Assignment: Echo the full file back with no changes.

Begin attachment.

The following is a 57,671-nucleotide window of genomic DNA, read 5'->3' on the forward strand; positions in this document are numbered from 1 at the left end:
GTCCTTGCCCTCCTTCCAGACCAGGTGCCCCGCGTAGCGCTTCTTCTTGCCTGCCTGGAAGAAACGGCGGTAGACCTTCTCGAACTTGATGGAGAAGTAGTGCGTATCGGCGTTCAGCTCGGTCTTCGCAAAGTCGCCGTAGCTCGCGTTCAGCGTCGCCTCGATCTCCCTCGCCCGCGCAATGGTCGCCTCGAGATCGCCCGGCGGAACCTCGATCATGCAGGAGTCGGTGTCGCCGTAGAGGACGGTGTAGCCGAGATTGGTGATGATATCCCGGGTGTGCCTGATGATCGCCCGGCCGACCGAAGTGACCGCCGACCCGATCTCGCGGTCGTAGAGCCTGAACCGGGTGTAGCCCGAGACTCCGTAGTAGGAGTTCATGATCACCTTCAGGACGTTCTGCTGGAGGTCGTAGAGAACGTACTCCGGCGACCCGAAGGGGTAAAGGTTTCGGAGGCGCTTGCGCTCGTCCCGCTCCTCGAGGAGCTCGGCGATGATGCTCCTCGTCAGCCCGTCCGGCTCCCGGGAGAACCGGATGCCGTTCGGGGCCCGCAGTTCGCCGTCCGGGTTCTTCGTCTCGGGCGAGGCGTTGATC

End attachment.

The following is a 57,671-nucleotide window of genomic DNA, read 5'->3' on the forward strand; positions in this document are numbered from 1 at the left end:
GTCCTTGCCCTCCTTCCAGACCAGGTGCCCCGCGTAGCGCTTCTTCTTGCCTGCCTGGAAGAAACGGCGGTAGACCTTCTCGAACTTGATGGAGAAGTAGTGCGTATCGGCGTTCAGCTCGGTCTTCGCAAAGTCGCCGTAGCTCGCGTTCAGCGTCGCCTCGATCTCCCTCGCCCGCGCAATGGTCGCCTCGAGATCGCCCGGCGGAACCTCGATCATGCAGGAGTCGGTGTCGCCGTAGAGGACGGTGTAGCCGAGATTGGTGATGATATCCCGGGTGTGCCTGATGATCGCCCGGCCGACCGAAGTGACCGCCGACCCGATCTCGCGGTCGTAGAGCCTGAACCGGGTGTAGCCCGAGACTCCGTAGTAGGAGTTCATGATCACCTTCAGGACGTTCTGCTGGAGGTCGTAGAGAACGTACTCCGGCGACCCGAAGGGGTAAAGGTTTCGGAGGCGCTTGCGCTCGTCCCGCTCCTCGAGGAGCTCGGCGATGATGCTCCTCGTCAGCCCGTCCGGCTCCCGGGAGAACCGGATGCCGTTCGGGGCCCGCAGTTCGCCGTCCGGGTTCTTCGTCTCGGGCGAGGCGTTGATC